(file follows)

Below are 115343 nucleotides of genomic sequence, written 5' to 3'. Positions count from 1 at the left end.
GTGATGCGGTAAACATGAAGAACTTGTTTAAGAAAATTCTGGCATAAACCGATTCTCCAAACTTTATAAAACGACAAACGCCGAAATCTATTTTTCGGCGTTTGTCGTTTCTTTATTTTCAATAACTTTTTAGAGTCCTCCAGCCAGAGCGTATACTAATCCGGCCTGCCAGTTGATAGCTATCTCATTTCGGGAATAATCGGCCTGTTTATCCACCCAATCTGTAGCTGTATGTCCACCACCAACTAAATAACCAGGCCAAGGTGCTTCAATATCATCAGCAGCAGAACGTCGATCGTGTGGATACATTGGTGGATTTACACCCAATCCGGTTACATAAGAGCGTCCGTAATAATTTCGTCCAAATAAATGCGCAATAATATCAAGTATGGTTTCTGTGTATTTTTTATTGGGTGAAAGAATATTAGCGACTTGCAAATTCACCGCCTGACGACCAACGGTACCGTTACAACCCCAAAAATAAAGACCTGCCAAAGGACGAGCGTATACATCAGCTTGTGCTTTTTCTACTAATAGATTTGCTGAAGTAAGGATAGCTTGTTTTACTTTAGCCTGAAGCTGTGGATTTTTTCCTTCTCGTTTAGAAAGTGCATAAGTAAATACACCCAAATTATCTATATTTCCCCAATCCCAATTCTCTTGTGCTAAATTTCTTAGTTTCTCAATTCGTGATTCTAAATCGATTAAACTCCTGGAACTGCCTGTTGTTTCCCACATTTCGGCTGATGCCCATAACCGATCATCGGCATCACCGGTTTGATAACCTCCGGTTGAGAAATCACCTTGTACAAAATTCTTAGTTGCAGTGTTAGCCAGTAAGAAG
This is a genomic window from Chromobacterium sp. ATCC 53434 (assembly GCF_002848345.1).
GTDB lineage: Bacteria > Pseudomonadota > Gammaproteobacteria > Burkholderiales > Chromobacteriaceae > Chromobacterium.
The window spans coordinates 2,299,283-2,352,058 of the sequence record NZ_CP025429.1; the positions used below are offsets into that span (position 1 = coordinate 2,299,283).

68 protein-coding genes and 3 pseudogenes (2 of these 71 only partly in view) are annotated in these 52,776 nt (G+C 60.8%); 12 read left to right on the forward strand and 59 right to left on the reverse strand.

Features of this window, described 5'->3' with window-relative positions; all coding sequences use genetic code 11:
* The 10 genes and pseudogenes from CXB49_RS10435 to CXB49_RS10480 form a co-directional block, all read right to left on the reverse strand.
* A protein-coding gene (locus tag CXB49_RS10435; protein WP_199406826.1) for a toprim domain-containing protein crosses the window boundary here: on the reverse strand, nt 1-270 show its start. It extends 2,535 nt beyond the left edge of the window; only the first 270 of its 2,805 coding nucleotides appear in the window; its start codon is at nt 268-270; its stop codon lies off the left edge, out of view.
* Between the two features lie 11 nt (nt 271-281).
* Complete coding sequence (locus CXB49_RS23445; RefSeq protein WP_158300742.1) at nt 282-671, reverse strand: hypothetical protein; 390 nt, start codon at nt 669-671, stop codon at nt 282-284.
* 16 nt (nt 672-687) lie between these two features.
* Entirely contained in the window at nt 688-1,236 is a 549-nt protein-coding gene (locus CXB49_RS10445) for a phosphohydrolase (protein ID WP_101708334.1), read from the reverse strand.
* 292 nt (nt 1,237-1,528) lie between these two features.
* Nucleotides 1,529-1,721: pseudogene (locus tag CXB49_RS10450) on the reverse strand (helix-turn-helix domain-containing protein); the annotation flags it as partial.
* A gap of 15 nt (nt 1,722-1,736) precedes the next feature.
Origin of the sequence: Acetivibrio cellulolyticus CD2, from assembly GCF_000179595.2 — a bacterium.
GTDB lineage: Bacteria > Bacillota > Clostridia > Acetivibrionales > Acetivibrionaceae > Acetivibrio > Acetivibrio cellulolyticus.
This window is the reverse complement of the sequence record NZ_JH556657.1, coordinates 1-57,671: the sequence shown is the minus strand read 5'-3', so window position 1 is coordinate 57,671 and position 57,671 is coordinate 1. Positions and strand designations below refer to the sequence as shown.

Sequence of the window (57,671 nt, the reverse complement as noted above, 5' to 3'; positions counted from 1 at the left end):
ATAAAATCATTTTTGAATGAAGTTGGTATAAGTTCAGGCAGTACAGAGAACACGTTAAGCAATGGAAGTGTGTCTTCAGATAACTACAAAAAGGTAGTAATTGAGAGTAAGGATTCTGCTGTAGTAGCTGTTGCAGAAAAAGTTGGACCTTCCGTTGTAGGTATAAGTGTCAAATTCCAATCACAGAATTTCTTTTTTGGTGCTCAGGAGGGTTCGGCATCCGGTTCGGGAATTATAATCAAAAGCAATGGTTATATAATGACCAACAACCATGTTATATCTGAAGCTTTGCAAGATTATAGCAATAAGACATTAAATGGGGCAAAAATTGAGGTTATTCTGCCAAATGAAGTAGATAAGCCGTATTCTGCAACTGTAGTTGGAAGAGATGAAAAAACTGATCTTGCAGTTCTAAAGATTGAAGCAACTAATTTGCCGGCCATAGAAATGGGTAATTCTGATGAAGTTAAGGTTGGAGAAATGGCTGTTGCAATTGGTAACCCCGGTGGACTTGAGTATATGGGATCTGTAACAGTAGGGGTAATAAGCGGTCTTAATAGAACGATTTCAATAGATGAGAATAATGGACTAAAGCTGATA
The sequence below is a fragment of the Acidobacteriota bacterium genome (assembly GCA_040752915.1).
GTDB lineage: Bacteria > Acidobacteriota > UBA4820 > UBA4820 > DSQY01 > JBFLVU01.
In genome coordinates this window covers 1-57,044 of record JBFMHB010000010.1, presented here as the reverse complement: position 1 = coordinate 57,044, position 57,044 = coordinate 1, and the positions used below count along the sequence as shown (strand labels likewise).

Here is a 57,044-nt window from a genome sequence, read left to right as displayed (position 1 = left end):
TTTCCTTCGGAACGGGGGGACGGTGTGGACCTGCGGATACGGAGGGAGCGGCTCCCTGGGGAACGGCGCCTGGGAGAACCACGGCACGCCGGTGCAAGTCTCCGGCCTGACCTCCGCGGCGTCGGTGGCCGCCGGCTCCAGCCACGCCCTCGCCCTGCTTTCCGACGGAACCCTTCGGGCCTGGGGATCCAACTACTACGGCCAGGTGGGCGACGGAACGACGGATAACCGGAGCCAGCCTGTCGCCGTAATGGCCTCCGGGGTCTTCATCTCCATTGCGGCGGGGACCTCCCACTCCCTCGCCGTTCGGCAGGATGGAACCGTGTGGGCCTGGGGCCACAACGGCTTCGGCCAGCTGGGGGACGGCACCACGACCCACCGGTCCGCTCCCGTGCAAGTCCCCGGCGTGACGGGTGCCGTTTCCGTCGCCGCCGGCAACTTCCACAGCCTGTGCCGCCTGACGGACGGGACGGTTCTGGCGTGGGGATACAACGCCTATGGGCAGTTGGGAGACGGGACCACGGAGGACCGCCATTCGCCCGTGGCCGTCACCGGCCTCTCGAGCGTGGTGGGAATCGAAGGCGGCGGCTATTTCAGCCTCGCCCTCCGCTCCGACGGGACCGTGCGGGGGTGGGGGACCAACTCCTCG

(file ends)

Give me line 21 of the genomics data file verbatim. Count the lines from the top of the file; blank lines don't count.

ATAAAATCATTTTTGAATGAAGTTGGTATAAGTTCAGGCAGTACAGAGAACACGTTAAGCAATGGAAGTGTGTCTTCAGATAACTACAAAAAGGTAGTAATTGAGAGTAAGGATTCTGCTGTAGTAGCTGTTGCAGAAAAAGTTGGACCTTCCGTTGTAGGTATAAGTGTCAAATTCCAATCACAGAATTTCTTTTTTGGTGCTCAGGAGGGTTCGGCATCCGGTTCGGGAATTATAATCAAAAGCAATGGTTATATAATGACCAACAACCATGTTATATCTGAAGCTTTGCAAGATTATAGCAATAAGACATTAAATGGGGCAAAAATTGAGGTTATTCTGCCAAATGAAGTAGATAAGCCGTATTCTGCAACTGTAGTTGGAAGAGATGAAAAAACTGATCTTGCAGTTCTAAAGATTGAAGCAACTAATTTGCCGGCCATAGAAATGGGTAATTCTGATGAAGTTAAGGTTGGAGAAATGGCTGTTGCAATTGGTAACCCCGGTGGACTTGAGTATATGGGATCTGTAACAGTAGGGGTAATAAGCGGTCTTAATAGAACGATTTCAATAGATGAGAATAATGGACTAAAGCTGATA